From bad to worse in Venezuela
By A. M. Mora y Leon, The American Thinker
08.11.04 - The great unreported story of the past week was Venezuelan Castrophile President Hugo Chavez's nearly total consolidation of power. Last weekend, in miserable elections that were mostly ignored by dispirited voters, Chavez "won" 21 out of 23 governors' seats. Venezuela's voters were still bitter over the stolen recall referendum last Aug. 15 and concluded that their votes didn't matter. But that consolidation of power is rapidly moving Venezuela, a country that supplies a sixth of the U.S.'s oil, deep into totalitarianism.
Chavez's first move since becoming 'El Supremo' is to settle old scores. Enemy number one is the media. Venezuela has an authentic independent press that freely scrutinizes Chavez's every move, and he's long demanded that they stop. He's a touchy dictator and feels threatened by criticism. So he's long warned them, with dangerous results. Since his consolidation, some leading news outfits, such as Gustavo Cisneros' Venevision, have gone from feisty wildcats to pliant hamsters, practicing self-censorship in the hopes that the censor's blade won't fall upon them. But such appeasement hasn't done them much good. Hugo Chavez has every intention of enacting laws to clamp down on the media, ending the one final weapon the Venezuelans have against their descending night totalitarianism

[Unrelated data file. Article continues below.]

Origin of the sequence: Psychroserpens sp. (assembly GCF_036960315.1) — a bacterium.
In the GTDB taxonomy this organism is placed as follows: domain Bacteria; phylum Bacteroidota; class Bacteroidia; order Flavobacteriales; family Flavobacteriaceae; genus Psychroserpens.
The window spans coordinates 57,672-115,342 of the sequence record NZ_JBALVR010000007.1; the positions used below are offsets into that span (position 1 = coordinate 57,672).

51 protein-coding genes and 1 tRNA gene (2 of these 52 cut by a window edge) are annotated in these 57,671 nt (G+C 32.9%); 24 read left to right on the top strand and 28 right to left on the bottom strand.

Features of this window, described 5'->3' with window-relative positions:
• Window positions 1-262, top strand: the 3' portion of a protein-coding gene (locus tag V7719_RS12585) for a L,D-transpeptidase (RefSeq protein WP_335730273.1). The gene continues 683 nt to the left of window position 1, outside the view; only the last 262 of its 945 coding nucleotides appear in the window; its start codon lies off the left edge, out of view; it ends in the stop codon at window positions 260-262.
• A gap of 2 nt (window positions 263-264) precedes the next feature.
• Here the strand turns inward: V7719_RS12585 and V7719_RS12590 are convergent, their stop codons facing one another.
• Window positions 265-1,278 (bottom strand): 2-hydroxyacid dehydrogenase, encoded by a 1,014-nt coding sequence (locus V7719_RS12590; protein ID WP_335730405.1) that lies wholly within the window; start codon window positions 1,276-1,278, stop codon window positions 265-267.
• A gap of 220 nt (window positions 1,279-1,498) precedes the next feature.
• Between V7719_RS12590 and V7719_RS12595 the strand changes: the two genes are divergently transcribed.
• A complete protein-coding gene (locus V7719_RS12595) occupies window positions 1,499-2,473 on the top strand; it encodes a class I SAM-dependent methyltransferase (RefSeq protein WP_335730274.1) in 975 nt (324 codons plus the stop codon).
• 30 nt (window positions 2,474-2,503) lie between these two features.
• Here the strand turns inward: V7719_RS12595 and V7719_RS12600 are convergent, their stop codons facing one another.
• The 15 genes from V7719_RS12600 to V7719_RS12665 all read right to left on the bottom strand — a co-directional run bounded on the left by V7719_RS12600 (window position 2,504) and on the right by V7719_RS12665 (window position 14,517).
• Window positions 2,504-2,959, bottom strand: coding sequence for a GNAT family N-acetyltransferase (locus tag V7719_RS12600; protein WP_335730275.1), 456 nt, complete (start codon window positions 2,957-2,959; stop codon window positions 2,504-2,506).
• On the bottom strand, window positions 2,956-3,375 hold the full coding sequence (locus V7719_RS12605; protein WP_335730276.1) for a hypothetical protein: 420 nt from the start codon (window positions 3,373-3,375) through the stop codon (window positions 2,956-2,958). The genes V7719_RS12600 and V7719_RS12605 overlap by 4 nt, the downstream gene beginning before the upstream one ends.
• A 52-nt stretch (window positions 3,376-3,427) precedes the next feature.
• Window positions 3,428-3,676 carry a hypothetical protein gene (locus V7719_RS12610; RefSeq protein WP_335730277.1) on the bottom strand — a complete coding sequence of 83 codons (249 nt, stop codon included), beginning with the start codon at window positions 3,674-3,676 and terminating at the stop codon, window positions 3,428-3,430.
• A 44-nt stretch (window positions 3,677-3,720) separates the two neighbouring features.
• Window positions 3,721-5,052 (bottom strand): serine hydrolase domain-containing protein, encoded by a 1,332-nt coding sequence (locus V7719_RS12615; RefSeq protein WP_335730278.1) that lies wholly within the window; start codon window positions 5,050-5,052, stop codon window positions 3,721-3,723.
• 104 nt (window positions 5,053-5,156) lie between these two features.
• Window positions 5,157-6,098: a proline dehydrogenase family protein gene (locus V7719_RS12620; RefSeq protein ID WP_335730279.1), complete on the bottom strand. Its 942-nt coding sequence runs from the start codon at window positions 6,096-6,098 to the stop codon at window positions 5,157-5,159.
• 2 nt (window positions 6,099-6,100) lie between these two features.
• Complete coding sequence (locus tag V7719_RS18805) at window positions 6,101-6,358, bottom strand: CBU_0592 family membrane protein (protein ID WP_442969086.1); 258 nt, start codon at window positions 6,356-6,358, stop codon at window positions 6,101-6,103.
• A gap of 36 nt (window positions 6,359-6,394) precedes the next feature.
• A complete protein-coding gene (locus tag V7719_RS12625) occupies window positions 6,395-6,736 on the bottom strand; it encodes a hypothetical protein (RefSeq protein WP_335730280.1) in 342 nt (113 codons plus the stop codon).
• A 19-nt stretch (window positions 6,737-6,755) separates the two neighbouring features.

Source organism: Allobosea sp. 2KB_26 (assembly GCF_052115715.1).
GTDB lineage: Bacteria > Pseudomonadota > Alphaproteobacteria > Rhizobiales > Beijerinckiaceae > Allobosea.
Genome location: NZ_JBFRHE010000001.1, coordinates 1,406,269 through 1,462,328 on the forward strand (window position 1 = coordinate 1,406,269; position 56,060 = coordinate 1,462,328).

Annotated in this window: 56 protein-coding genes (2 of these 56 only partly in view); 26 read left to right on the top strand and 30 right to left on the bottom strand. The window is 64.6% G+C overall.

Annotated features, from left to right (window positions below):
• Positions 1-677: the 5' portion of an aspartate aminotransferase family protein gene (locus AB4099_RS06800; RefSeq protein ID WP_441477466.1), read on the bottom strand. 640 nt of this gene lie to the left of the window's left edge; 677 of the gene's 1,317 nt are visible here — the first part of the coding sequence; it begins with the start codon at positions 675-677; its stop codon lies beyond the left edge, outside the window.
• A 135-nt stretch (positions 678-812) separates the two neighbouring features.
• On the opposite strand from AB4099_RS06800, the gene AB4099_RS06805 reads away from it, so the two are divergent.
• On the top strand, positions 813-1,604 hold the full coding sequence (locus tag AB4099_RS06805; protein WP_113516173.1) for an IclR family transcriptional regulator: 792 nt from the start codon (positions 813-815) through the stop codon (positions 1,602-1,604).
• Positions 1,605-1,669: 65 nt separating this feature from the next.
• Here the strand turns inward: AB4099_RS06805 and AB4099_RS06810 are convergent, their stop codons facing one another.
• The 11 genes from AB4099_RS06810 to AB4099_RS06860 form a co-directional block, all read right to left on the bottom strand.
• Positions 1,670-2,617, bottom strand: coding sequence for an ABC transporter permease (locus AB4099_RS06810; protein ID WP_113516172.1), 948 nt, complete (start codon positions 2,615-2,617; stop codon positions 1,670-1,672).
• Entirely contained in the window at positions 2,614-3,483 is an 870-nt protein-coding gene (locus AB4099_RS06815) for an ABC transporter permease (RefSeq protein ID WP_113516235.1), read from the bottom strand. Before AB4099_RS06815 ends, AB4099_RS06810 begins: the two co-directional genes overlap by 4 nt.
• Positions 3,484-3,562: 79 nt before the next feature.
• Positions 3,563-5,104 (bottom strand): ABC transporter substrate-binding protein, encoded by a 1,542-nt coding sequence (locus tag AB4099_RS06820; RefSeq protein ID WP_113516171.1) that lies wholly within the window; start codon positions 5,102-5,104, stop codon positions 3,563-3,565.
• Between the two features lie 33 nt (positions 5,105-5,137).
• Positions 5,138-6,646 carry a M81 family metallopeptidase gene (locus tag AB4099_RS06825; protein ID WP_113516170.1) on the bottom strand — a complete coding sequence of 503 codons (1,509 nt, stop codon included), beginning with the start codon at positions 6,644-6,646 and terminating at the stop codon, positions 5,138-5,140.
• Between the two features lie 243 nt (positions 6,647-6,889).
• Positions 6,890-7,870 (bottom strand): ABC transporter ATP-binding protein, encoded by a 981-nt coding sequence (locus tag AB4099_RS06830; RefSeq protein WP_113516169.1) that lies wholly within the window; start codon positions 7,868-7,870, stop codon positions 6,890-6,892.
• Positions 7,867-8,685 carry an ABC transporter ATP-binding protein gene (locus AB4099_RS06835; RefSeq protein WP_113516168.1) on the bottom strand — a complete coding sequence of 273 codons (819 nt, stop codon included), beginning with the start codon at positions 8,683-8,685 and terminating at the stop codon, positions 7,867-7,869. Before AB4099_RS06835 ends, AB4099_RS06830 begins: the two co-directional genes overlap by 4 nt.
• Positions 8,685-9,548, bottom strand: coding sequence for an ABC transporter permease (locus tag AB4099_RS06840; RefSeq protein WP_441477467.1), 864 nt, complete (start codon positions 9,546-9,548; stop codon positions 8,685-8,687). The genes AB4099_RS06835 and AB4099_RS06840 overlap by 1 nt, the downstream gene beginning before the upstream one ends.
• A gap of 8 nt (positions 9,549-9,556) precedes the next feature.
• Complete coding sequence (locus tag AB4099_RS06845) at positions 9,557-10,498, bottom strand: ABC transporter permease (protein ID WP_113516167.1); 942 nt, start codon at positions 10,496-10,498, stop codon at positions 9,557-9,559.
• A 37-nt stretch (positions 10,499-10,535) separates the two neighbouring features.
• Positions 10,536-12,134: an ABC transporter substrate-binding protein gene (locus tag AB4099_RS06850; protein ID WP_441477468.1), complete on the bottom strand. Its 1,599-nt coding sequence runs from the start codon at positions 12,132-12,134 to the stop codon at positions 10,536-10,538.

It's a terrible spectacle indeed. Already the Chavistas control the courts. They control the voter rolls and vote-counting apparatuses. They control the legislature and now the governorships. They control the once-meritocratic state-owned oil company, PdVSA, now running it through ignorant political hacks. They plan Zimbabwe-style expropriations against private property, a threat they will probably carry out. They control the army and are about to absorb the police - whom they don't control. They control the currency through capital controls and have designs on taking over the central bank. They have persecuted non-partisan political organizations like Sumate and now, have begun rounding up and murdering dissident military men. They control every institution in the country.
The last line of defense now is the media. And they want control of that, too. To keep us all in the dark - and it will probably in the end destroy the blogs and English-language media, too. After destroying the media, there won't be much else to take over in Venezuela. The Chicago Tribune writes an excellent summary of the scope of this slowly shutting curtain on events in a totalitarian state. It can only be hoped that the OAS, still smarting from its own disgraceful performance in the Aug. 15 recall referendum, steps up to the plate and demands it be stopped. And if we want to keep knowing what's going on down there, we should, too.
UPDATE: Aleksander Boyd, of Vcrisis (essential reading for those following Venezuela), reports that there is reason to suspect that Chavez may have used assasination to deal with a troublesome opponent.
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